Figure 4: Isoforms of TRIO are represented schematically, together with their respective molecular weights (on the right).
Expression The full length TRIO protein is ubiquitously expressed, although at a low level, but its shorter isoforms have a more specific expression pattern. Isoforms TRIO A, B and D are strongly and exclusively expressed in various regions of the brain, throughout development (starting at E10) and in the adult, while the expression of the isoform TRIO C is specific to the cerebellum (Portales-Casamar et al., 2006; Sun et al., 2006). To date, Isoform TRIO E has only been detected in human neuroblastoma cell lines (Portales-Casamar et al., 2006). The Tgat isoform has been detected at the mRNA level in cells from patients with adult T-cell leukemia (ATL) (Yoshizuka et al., 2004).
Localisation TRIO protein is primarily located in the cytoplasm of cells, but it is also found partly associated with the plasma membrane, as in the case of the TRIO C isoform (Sun et al., 2006), or colocalizing with F-actin at the tip of the growth cone in PC12 cells (Estrach et al., 2002). The link between TRIO and the actin cytoskeleton is further strengthened by its interactions with the actin-binding proteins Filamin A and Tara (Bellanger et al., 2000; Seipel et al., 2001), as well as its association with Focal Adhesion Kinase (FAK) (Medley et al., 2003).
Function TRIO has originally been identified in human in 1996, in a two-hybrid screen using the cytoplasmic fragment of the tyrosine phosphatase LAR as bait (Debant et al., 1996). TRIO is a RhoGEF for the GTPases RhoG/Rac1 on one hand (via its GEF1 domain) and RhoA on the other hand (via its GEF2 domain). TRIO is implicated in the regulation of different physiological processes, most notably in neuronal physiology, but also in myogenesis and phagocytosis, processes that all require the rearrangement of the actin cytoskeleton. At the pathological level, evidence accumulates that TRIO is implicated in disease, mainly cancer, most likely by regulating actin cytoskeleton dynamics in migrating or invasive cells.
The TRIO Rho-GEF and neuronal physiology
The first evidence for a role of TRIO in neuronal physiology came from genetic analyses of TRIO orthologues in Caenorhabditis elegans (unc-73) and in Drosophila (D-TRIO), which established the TRIO family as a key component of the intracellular signaling pathway that regulates axon guidance and cell migration, mainly in the nervous system (Steven et al., 1998; Awasaki et al., 2000; Bateman et al., 2000; Liebl et al., 2000; Newsome et al., 2000).
Gene targeting studies in mouse have then shown that TRIO is required for late embryonic development, probably by playing essential roles in the development of the nervous system and in fetal skeletal muscle formation (O'Brien et al., 2000). Consistently, mammalian TRIO has been shown to be required for RhoG-mediated neurite outgrowth in PC12 cells in response to NGF (Estrach et al., 2002). A direct interaction between TRIO and the integral membrane protein Kidins220/ARMS was further shown in this pathway, which might regulate membrane localization of TRIO in response to NGF (Neubrand et al., 2010). And more recently, a role for TRIO in mediating netrin-1-induced axon guidance has been found (Briançon-Marjollet et al., 2008). During development of the nervous system, Netrin-1 has been shown to promote axonal outgrowth through the binding of its receptor DCC. The binding of netrin-1 to DCC activates the small GTPase Rac1, through a Rho-GEF which had not been identified. Briançon-Marjollet and colleagues have shown that TRIO is the GEF responsible for this Rac activation signal elicited by Netrin-1/DCC, during axon outgrowth and guidance (Briançon-Marjollet et al., 2008). Further studies have also shown that TRIO regulates the organization of neuronal clusters in the hindbrain in vivo (Backer et al., 2007).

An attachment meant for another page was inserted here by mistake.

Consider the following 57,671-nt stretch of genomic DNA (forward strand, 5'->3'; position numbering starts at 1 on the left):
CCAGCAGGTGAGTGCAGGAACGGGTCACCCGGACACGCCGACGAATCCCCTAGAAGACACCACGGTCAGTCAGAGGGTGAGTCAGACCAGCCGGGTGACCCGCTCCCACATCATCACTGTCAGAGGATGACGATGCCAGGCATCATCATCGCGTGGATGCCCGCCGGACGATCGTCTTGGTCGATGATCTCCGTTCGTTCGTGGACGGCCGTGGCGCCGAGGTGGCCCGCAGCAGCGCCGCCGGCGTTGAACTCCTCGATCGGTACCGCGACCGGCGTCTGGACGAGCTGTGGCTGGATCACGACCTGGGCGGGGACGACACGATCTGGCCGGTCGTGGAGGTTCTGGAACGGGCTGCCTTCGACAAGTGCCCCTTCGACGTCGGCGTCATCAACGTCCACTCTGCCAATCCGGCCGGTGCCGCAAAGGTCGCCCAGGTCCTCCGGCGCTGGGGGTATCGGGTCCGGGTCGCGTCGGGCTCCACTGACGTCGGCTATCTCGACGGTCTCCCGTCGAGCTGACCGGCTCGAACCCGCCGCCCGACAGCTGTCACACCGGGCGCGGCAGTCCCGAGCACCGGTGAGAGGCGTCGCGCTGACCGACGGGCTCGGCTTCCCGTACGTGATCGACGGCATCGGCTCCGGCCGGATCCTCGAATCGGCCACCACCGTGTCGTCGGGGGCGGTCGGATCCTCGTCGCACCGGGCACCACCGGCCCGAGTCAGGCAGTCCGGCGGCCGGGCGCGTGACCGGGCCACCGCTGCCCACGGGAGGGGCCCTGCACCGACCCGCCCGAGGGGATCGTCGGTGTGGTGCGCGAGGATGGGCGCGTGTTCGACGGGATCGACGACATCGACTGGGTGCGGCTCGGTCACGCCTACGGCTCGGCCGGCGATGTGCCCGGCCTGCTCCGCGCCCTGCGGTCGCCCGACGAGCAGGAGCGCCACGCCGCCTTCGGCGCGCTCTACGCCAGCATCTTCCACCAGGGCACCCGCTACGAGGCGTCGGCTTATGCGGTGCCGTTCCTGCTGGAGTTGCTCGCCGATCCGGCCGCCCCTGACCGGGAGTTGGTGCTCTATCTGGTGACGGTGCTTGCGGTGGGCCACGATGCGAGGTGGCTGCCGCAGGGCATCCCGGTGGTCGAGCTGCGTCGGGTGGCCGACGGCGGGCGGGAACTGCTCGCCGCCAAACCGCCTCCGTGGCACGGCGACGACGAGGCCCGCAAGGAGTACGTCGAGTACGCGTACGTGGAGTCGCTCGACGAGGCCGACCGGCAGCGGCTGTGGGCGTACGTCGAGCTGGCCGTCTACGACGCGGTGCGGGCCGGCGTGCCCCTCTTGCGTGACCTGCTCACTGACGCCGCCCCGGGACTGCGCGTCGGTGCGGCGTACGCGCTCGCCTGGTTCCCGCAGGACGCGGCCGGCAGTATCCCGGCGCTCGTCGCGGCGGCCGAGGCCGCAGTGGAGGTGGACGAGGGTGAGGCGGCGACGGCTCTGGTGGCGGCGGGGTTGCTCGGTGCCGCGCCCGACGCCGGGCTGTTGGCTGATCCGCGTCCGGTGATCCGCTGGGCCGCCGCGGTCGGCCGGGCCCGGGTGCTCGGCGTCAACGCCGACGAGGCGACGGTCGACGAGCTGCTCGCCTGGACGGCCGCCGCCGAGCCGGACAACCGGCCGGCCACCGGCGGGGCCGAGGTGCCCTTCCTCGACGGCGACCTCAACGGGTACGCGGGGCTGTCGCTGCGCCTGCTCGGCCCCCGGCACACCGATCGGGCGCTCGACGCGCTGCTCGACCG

The ultimate evidence for the essential role of TRIO in the development of the nervous system has been brought recently with the generation and characterization of mice with a neural specific knock-out of TRIO (TrioNKO) (Peng et al., 2010). About 90% of TrioNKO mice died within 1 day after birth. Surviving mice showed a reduced body weight and smaller brain, with defective cerebella and severe signs of ataxia, probably due to the absence of granule cells in the internal granule cell layer (Peng et al., 2010).
TRIO and muscle development
In addition to neuronal defects, TRIO KO mice show also defects in secondary myogenesis, suggesting a role for TRIO in this late developmental process (O'Brien et al., 2000). More recently, Charrasse and colleagues have clarified this role using C2C12 cells (Charrasse et al., 2007). Myoblast fusion requires M-Cadherin-dependent Rac1 activation. It appears that TRIO is complexed with Rac1 and M-Cadherin prior to myoblast fusion, leading to Rac1 activation. In contrast TRIO knockdown by shRNA inhibits this fusion process.
TRIO and phagocytosis of apoptotic cells